· 5 min read
The digital transformation comes for us all. Just ask the auto industry.
As automakers develop smarter, more connected vehicles, the storied manufacturing companies face new technical challenges—including cybersecurity.
In 2020, more than 90% of all new cars in the US were connected according to ABI Research. By 2030, the majority of new cars sold in the US could be EVs, which have even more points of connection. Experts worry that automakers’’ cybersecurity capabilities could struggle to keep pace with the explosion of connectivity.
“People want to do the right thing, but the rate at which the industry is moving toward EVs—we are in no way shape or form ready to absorb this at scale across the board,” David Chaddock, director of cybersecurity at consulting firm West Monroe, told us.
Automotive cybersecurity in 2022 is akin to where software security was around the time Bill Gates published his “Trustworthy Computing” memo at Microsoft in 2002, Chris Valasek, director of product security at the GM-owned self-driving car company Cruise, told us. The industry is aware of its importance but has not yet developed all the standards needed to mitigate risk.
“The runway is way too short for what we need to get it right,” Chaddock said. “It doesn’t mean that it’s not possible, but it’s going to take a big cultural, mental, financial shift to get us where we need to be at scale in the next five [years].”
Markus Braendle experienced a similar pivot to digital more than a decade ago when he was working on cybersecurity with companies in the energy sector. He now leads security for Cariad, the software business at VW Group, as automakers go through their own digitization.
“You see these companies transform from being more engineering-type companies, manufacturing, to suddenly becoming almost software companies. And of course, security becomes a really important piece,” Braendle told Emerging Tech Brew.
Perhaps the most unsettling scenario made possible by cars becoming more like computers is remote hacking. In 2015, Valasek took control of a Jeep Cherokee while it was driving on the highway via his laptop in another location and was able to cut the transmission and disable the car’s accelerator.
“While a remote compromise to control steering or braking may not be the most likely, it does have the most impact because it involves human safety and human life,” Valasek said. “We just want to get things to a point where a software security flaw doesn’t result in a safety issue.”
In Chaddock’s view, the less dramatic, but potentially trickier-to-address threat is that greater connectivity and data-sharing can create more opportunities for hackers.
“[Safety is] probably not the biggest challenge,” he said. “All of those connection points are far more concerning to me than the actual vehicle.”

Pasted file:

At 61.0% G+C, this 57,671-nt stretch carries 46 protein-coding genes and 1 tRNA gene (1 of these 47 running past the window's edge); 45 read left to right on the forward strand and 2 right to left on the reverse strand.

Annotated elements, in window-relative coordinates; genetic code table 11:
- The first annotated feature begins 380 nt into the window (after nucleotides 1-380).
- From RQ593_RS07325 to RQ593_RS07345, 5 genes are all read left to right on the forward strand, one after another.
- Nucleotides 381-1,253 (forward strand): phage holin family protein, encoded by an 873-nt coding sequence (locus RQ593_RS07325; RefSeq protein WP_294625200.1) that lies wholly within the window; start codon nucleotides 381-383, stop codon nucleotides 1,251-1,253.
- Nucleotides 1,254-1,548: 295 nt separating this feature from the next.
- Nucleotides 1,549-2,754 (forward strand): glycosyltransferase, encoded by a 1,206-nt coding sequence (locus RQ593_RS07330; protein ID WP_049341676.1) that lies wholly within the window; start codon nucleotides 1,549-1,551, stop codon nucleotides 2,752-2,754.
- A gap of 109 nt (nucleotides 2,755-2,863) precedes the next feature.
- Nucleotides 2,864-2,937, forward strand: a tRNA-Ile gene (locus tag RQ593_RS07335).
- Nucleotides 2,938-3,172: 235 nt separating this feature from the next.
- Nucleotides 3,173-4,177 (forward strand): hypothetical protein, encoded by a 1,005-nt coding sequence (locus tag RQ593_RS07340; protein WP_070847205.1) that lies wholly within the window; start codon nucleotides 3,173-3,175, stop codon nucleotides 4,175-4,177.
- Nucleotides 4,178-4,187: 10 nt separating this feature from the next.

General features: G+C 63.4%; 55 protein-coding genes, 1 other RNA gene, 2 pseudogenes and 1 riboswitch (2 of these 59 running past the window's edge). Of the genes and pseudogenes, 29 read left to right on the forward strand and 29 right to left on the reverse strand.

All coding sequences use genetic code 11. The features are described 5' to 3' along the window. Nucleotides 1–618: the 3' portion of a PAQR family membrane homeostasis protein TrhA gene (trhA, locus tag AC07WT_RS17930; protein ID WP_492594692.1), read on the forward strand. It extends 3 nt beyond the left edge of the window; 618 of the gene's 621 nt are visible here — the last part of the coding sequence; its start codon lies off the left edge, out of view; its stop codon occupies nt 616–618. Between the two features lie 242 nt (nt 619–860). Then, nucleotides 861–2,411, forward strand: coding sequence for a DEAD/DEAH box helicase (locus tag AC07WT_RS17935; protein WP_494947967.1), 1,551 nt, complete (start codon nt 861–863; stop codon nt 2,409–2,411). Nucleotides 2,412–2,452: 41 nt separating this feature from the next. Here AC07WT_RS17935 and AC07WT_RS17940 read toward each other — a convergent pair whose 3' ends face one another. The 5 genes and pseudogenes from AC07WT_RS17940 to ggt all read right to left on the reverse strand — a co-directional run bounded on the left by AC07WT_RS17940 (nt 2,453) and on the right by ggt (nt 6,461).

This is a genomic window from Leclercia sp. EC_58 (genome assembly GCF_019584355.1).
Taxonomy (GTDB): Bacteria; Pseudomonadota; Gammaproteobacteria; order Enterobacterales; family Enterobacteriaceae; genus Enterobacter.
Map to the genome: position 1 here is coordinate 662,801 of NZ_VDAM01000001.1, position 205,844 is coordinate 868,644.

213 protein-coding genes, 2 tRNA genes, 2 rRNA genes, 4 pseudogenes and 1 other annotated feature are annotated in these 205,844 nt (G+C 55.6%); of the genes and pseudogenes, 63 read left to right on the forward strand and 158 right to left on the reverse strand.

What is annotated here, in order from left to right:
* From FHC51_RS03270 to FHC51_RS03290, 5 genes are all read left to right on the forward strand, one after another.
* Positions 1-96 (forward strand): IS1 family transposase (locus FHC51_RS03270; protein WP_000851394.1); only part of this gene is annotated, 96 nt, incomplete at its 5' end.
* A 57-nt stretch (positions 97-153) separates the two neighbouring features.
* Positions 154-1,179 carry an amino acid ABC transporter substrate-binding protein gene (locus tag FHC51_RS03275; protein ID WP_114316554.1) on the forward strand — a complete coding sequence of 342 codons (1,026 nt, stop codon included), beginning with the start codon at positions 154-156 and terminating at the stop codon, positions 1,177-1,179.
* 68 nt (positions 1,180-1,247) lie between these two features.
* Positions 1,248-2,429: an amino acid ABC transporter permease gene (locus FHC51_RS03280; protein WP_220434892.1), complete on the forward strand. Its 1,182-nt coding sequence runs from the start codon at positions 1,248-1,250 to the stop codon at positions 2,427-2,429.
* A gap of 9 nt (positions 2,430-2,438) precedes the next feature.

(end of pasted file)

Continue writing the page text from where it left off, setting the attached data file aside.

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By sharing the data that enables smart charging or connecting EVs to the grid to use or sell energy, additional companies or utilities become part of the ecosystem, creating an “extended border,” Chaddock said.
That makes it difficult for those responsible for automakers' cybersecurity, “because they don’t have control of every other company’s infrastructure or the individual consumer of these cars that wants the bells and whistles and all the adaptive tech in their smart house, and so forth,” he said.
And perhaps one of the most difficult things for automakers is how far in advance they develop products, Valesek said.
“The cars that you’re going to see in 2026 are getting finalized right now. So you have to be way ahead of the game to make the security controls and fixes and mitigations and strategies that you want way more in advance than you would, say, in the software world,” Valasek told us.
The car is a computer
Addressing security across the entire ecosystem of connected cars means verifying the cyber hygiene of suppliers as well as helping consumers adjust to a world in which their car is a computer that needs software updates, experts told us.
On the first point, it’s becoming more common for companies doing business with EV makers to be asked to prove the hardware or software they’re providing—down to the chips and the code—was not in some way vulnerable to potentially hostile actors, like China, Iran, or Russia, Chaddock said.
“That is very, very difficult and costly to do, which means it’s either not being done or not being done right,” he said.
And as with most cybersecurity risks, humans could wind up being the biggest liability for automakers.
“A big challenge is [that] it’s a big shift in mindset as being the end user. And if they don’t play that part, that’s going to expose the system to a lot of risks,” Braendle said.
Regulatory bodies recognize the need to think about vehicles differently as well. Right now, most cybersecurity standards for the industry are not requirements, but recommendations—like those published by the NHTSA—provide a good starting point, Valasek said.
“I’m not a fan of regulations driving security, because there’s a saying—compliance doesn’t mean security. But it’s a foundation that we can build upon,” Braendle said.
Ultimately, it will take a lot of collaboration to secure this ecosystem, both within and between companies, Chaddock said.
“You need to treat it like a program, not a project,” he said. “There’s no finish line to this.”